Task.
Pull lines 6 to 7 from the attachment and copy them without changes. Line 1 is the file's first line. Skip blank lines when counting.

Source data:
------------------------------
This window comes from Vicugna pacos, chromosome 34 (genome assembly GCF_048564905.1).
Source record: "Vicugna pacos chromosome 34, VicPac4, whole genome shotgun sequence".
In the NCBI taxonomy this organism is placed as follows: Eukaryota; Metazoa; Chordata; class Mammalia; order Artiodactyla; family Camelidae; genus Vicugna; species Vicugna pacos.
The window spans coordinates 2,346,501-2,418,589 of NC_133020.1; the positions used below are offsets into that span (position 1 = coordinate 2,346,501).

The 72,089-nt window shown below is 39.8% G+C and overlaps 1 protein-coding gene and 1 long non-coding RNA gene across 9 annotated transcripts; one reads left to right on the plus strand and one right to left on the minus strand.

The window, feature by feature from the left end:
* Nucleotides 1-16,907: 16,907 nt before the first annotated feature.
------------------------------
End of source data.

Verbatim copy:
The window, feature by feature from the left end:
* Nucleotides 1-16,907: 16,907 nt before the first annotated feature.